The program involves a lot of studying. How do you make the process interesting? Ben-Yair: One method is “gamification” – turning study materials into a game. This way, the students get caught up and don’t notice they are learning. In the summer camp we organize every year, there’s a lot of that. They are suddenly told that one of the instructors was kidnapped or that the program is undergoing a crisis, such as all our money was stolen.
They are given the assignment of finding it, with lots of adventures and action, with visual investments in videos of the kidnapping, news programs and alarms. It really impresses them and keeps them up until morning; at 5 or 6 a.m., we have to send them to bed.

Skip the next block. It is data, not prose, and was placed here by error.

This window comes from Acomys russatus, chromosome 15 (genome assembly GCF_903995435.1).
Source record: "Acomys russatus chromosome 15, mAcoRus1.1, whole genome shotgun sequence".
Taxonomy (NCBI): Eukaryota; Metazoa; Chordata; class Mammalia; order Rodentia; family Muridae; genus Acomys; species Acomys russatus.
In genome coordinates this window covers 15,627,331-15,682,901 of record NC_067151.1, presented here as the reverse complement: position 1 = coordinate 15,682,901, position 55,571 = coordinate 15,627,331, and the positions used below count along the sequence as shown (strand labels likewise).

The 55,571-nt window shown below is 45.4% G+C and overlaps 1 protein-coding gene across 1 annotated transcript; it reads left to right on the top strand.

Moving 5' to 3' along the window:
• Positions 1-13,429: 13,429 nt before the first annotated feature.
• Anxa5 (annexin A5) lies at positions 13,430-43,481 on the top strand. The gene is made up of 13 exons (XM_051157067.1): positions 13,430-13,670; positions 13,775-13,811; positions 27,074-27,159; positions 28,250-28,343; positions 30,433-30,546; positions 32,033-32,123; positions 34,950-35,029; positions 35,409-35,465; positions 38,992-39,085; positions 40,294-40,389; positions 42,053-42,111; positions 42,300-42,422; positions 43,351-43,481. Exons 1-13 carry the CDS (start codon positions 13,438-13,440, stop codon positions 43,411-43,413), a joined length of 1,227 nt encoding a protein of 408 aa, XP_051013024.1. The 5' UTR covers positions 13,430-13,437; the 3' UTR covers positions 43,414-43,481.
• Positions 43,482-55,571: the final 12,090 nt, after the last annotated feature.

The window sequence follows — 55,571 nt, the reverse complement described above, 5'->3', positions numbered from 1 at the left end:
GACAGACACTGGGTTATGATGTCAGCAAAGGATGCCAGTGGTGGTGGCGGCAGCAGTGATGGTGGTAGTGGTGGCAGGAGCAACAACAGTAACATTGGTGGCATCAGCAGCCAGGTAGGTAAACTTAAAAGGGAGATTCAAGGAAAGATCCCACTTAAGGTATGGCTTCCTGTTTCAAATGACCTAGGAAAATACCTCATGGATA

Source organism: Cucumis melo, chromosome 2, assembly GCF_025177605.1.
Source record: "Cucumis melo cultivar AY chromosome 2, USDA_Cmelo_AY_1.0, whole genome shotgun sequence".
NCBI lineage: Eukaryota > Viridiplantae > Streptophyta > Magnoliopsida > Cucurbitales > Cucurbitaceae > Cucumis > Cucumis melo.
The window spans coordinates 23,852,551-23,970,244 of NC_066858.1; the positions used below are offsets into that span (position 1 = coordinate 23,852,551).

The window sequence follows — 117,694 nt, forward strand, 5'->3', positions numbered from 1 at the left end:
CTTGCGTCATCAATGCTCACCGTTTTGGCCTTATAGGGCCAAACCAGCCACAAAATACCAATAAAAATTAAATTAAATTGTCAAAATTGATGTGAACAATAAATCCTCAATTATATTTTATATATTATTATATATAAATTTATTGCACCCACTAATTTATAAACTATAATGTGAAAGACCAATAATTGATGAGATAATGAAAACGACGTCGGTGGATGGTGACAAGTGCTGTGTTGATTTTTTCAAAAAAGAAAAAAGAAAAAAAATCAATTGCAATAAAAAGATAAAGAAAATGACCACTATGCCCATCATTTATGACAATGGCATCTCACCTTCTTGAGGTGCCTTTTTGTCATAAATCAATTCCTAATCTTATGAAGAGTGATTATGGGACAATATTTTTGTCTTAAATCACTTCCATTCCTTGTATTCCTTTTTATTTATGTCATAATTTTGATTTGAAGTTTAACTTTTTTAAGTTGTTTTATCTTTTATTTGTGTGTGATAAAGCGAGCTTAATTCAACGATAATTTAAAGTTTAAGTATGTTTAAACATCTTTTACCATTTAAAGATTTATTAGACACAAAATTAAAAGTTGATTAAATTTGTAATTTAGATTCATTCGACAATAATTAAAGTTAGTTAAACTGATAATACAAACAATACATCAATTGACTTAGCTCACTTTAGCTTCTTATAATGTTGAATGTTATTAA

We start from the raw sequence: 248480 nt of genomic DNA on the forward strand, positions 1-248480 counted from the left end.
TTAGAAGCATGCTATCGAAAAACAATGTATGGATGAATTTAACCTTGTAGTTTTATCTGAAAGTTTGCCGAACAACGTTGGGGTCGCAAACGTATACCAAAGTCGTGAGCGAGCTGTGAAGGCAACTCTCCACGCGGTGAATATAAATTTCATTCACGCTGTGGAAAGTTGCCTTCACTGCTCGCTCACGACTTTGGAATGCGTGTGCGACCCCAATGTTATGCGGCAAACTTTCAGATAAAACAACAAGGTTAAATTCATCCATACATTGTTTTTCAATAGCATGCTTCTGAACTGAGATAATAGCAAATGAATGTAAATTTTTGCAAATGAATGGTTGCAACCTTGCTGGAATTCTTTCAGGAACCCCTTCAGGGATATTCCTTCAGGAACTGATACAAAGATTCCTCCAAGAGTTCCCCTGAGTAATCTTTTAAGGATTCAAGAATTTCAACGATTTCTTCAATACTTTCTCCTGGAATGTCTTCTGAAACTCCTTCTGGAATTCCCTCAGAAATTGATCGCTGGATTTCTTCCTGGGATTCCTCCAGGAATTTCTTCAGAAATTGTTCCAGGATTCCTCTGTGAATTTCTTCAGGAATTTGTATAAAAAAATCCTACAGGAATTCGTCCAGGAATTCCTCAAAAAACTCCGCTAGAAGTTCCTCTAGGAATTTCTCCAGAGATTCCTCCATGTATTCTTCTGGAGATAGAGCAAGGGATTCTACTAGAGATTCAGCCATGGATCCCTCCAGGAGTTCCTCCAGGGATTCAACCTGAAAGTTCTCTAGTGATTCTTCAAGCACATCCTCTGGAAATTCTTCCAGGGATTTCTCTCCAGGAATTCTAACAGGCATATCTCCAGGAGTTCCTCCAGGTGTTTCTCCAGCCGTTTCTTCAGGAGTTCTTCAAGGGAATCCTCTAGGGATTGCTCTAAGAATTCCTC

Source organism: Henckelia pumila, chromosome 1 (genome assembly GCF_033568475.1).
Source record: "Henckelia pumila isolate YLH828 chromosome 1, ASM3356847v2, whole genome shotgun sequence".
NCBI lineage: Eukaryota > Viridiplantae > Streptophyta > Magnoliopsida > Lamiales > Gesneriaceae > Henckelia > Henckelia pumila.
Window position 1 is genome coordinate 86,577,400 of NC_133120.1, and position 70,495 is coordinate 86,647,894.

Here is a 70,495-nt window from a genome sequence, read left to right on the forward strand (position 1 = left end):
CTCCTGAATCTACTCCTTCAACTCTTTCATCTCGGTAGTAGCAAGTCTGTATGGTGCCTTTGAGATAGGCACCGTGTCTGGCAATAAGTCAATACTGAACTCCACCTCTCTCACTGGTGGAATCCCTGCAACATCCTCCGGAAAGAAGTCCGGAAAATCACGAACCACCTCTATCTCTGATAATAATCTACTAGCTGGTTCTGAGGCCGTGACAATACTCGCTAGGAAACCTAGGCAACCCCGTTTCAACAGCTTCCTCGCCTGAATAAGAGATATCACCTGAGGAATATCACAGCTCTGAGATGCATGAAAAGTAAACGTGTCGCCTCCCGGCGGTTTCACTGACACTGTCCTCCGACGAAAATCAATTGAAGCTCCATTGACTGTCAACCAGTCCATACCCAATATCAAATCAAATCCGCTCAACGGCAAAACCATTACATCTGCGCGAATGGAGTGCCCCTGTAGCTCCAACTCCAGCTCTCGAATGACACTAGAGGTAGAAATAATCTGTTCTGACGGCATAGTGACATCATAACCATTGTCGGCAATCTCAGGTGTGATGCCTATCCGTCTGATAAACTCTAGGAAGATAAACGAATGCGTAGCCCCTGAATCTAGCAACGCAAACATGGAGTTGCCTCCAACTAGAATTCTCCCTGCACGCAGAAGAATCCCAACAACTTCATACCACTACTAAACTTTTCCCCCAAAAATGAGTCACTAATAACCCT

Bruck: We feel we have developed a unique learning system, and this program is like a very exclusive private school.
About the wine:
Sauvignon Blanc from Bat Shlomo winery Description: A dry, white wine with a light body, which exudes an aroma of lemon peel, citrus and apple. Soft flavors of green apple and pomelo linger on the palate. With a light body set off by a sour, fruity taste, this wine is refreshing and made for hot Israeli summer days.